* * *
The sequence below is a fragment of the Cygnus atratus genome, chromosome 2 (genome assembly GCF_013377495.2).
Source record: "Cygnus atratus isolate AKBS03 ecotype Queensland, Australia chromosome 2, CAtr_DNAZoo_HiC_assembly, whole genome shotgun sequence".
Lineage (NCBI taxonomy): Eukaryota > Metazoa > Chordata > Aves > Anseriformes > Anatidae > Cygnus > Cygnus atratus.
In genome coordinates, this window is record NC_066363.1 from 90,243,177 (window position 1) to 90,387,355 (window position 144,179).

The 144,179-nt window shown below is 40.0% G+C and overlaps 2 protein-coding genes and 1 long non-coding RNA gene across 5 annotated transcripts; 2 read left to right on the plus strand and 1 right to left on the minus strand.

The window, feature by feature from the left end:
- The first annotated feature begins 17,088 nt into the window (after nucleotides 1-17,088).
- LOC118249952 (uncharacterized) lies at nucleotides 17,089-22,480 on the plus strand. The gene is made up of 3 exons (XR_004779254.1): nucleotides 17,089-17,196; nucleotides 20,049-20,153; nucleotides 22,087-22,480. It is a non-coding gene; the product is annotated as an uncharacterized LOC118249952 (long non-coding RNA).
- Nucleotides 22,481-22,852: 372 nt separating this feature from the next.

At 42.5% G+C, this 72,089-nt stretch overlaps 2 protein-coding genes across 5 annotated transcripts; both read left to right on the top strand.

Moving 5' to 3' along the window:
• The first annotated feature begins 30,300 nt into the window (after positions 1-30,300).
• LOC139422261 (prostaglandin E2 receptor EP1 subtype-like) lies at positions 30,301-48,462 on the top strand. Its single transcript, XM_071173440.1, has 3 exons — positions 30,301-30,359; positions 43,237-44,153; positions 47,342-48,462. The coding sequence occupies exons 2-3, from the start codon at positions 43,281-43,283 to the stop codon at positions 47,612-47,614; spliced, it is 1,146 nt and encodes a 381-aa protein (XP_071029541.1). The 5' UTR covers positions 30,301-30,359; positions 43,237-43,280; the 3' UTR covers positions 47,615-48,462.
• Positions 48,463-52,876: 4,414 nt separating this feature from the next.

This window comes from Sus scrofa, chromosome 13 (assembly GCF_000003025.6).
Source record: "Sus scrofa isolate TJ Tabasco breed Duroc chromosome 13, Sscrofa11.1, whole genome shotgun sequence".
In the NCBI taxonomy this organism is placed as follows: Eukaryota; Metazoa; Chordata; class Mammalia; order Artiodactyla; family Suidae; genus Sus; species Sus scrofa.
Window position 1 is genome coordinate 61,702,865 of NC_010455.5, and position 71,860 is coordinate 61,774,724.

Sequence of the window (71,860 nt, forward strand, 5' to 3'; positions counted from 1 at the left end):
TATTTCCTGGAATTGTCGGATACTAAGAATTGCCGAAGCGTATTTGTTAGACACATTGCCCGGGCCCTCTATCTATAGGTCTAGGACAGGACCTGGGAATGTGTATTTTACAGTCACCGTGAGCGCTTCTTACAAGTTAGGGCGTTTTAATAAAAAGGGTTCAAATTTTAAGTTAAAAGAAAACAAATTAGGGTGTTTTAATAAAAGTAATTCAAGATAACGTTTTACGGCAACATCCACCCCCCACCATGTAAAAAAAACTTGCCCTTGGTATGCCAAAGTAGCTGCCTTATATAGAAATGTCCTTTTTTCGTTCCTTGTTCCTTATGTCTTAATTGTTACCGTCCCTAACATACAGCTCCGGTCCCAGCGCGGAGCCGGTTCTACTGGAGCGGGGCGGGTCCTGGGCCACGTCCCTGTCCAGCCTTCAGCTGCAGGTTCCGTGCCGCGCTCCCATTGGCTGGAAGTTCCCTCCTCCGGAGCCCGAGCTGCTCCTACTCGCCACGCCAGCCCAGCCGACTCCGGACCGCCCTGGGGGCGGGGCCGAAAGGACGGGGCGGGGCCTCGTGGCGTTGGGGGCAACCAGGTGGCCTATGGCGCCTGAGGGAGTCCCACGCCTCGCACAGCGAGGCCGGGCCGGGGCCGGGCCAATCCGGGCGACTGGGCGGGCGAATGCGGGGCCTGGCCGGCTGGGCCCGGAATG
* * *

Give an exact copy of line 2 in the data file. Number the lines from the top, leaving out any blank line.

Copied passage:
Source record: "Cygnus atratus isolate AKBS03 ecotype Queensland, Australia chromosome 2, CAtr_DNAZoo_HiC_assembly, whole genome shotgun sequence".